Preston H wrote:
As a client, you may require freelancers to do Skype calls or Skype interviews.
There is no way for you to be suspended for that.
I would just add: if you require a Skype call, please say so in your job description, so freelancers who don't want to Skype won't waste their time and yours in applying for the job.
Doing a video call is a common way for clients to vet and verify FLs are who they say they are and that they will be able to communicate effectively. You are under no obligation to do a Skype call. If you don't want to, just say so, and the client will move.
There is no reason for the client to have to spell this out in the job post. I also either do a Skype video or a voice call to interview the FL. If they were uncomfortable with video, I'm usually okay with just voice.
So do you tell all your clients you will only communicate with them through chat? That's a very limiting and unproductive way of running a business with little capacity to build client relationships. I would reconsider that if I were you.
Amanda has it right. I haven't tried UW's audio and video chat functions in about a year or more because it was very spotty. UW prefers that you keep all communication within Upwork, ostensibly to protect yourself from fraud, in fact to protect UW from money being paid outside UW. One freelancer in Russia refused to talk with me on Skype because she was sure UW would ban her if she did. Since we couldn't make UW's version work, she didn't get the job.
I offer to use video for a client but prefer not to. I'm old, fat and ugly, and if the client needs to verify that I'll turn on the camera. Otherwise, it uses a lot of bandwidth.
re: "One freelancer in Russia refused to talk with me on Skype because she was sure UW would ban her if she did. Since we couldn't make UW's version work, she didn't get the job."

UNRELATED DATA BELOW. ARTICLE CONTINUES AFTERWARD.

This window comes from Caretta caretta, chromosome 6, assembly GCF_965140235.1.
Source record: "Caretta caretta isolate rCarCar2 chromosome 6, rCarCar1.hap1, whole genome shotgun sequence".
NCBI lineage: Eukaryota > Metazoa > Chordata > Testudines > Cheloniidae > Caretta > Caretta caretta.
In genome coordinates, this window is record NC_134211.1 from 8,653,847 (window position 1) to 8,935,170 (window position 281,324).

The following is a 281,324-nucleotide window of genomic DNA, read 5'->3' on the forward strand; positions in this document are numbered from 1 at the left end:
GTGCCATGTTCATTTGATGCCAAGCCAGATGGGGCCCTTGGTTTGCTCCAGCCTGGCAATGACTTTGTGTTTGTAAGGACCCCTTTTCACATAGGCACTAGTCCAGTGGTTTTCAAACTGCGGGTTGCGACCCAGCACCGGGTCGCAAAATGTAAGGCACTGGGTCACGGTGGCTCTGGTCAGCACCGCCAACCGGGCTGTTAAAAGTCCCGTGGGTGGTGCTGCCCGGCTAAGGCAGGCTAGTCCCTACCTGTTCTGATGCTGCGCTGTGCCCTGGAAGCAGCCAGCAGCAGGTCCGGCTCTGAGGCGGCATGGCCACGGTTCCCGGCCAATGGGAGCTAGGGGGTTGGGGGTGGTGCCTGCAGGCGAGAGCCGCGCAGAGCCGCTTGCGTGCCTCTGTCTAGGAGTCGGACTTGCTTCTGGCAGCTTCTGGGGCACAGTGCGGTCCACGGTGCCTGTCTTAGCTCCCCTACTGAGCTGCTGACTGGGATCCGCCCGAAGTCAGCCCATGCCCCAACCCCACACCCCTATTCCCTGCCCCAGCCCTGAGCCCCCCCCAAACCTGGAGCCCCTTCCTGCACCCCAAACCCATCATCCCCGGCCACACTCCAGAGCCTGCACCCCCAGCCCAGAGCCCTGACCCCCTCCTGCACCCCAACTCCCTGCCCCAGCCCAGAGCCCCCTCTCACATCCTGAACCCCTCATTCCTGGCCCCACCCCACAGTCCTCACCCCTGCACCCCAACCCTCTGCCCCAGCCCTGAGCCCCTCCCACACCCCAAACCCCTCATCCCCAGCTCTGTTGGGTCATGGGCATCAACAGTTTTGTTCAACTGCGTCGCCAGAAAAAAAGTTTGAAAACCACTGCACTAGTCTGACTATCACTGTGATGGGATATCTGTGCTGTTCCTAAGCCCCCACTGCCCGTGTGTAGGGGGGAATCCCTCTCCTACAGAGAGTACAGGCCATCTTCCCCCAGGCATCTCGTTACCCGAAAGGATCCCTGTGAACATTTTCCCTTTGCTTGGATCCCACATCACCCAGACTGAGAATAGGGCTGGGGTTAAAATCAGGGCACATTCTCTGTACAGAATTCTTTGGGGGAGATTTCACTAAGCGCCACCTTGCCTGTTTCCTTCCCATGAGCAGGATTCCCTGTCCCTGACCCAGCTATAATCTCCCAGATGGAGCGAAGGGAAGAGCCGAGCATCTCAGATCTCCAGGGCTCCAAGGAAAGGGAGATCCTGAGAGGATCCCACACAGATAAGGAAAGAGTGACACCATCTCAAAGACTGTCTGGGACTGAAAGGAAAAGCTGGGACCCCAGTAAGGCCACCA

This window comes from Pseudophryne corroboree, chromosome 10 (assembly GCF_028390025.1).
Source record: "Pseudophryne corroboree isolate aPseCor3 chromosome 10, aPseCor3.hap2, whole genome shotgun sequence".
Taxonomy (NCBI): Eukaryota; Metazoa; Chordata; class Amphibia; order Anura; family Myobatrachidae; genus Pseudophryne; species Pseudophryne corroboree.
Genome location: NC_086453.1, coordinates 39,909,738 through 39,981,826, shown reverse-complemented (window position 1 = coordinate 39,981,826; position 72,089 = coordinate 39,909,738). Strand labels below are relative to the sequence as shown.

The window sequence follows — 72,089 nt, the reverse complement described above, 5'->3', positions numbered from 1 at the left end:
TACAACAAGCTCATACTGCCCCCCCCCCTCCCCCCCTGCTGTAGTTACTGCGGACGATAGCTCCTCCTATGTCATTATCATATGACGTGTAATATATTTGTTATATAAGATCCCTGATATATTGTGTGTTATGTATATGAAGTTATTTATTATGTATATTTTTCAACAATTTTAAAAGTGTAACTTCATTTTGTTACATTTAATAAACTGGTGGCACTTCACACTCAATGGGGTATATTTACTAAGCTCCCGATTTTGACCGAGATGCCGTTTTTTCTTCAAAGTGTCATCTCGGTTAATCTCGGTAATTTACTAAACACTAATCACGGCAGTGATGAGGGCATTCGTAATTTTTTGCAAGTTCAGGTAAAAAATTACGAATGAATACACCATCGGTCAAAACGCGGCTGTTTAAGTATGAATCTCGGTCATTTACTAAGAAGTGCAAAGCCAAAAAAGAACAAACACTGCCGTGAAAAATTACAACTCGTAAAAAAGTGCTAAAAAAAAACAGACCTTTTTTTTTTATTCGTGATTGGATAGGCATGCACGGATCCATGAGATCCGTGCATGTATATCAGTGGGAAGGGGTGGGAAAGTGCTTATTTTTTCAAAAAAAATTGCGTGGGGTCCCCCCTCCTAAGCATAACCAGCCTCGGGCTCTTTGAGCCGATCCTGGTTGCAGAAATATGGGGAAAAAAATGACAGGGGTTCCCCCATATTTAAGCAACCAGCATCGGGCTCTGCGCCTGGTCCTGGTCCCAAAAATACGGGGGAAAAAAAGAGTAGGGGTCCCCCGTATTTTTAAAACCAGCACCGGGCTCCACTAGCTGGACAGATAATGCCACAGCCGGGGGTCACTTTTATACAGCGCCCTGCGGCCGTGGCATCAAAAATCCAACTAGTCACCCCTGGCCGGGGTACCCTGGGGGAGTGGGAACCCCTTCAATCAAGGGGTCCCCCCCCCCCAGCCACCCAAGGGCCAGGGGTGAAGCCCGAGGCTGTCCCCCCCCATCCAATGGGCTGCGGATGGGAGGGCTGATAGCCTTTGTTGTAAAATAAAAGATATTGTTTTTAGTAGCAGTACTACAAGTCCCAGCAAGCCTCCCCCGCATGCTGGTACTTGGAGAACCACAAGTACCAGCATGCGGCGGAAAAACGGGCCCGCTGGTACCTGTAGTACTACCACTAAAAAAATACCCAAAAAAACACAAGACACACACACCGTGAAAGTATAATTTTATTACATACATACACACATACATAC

That's on her. As a freelancer, she should know the system well enough to know that non-Upwork communication is allowed.
If a freelancer won't (or can't) use Upwork video chat and won't use something else... then how is a client supposed to know if that person is who she says she is?
Not every client will care. Most won't care. But for those who do, they have every right to reject the freelancer who may well be trying to trick them with regards to their identity.
re: "Otherwise, it uses a lot of bandwidth."
As I have been getting older, it actually takes less bandwidth to transmit my video signal, because I have less energy.
It is the young whippersnappers who move around a lot that are more taxing on the video compression codecs.
This is just not ideal. As a FL with years of experience in both corporate and FL, I've gotten full-time year-long contracts with only having met in-person once before being given the on-campus job.
I struggle to understand why a client, who just needs a job done under limited circumstances, would get a proposal, reference materials, and and applicable years of experience presented to them ahead of time, accept an interview or offer a role and afterwards still need to see the face of the person who will be working for them under those very limited circumstances.
You're asking someone who is under no obligation to let you into their personal space, to do so for because you can't have faith in the clear evidence they've presented? My response to the previous commenters (clearly most of which are clients and not FLs) is that you'll never know the quality of work you lose by insisting on over-stepping boundaries set by FLs.
If you ask for a video call and they can't or ask not to, and that is a reason you don't reward someone a job, honestly shame on you. You don't know another person's home life, what hardships they're experiencing, or the circumstances they live in. If they are able to prove through references and discussion (via phone or chat) that they are capable of completeting your project, why do you care what they look like or what their internet bandwidth is?
If the FL you're interested in hiring insisted on a video call before accepting an offer, and for one reason or another you couldn't or weren't in a place to do so, and because of that they cast you off as unprofessional or not worthy of their time when that clearly was not the case, they would be the ones in the wrong for not having empathy towards your situation.
I hope that those responding in this thread can take from this that everyone is human, worthy of empathy and consideration. If you are not hiring a full-time employee, a video call is absolutely not necessary and anyone that makes it seem that way is not a client worth taking in my books.
The pedulum of how this morally reflects on the 'uncooperative' side of this debate swings both ways.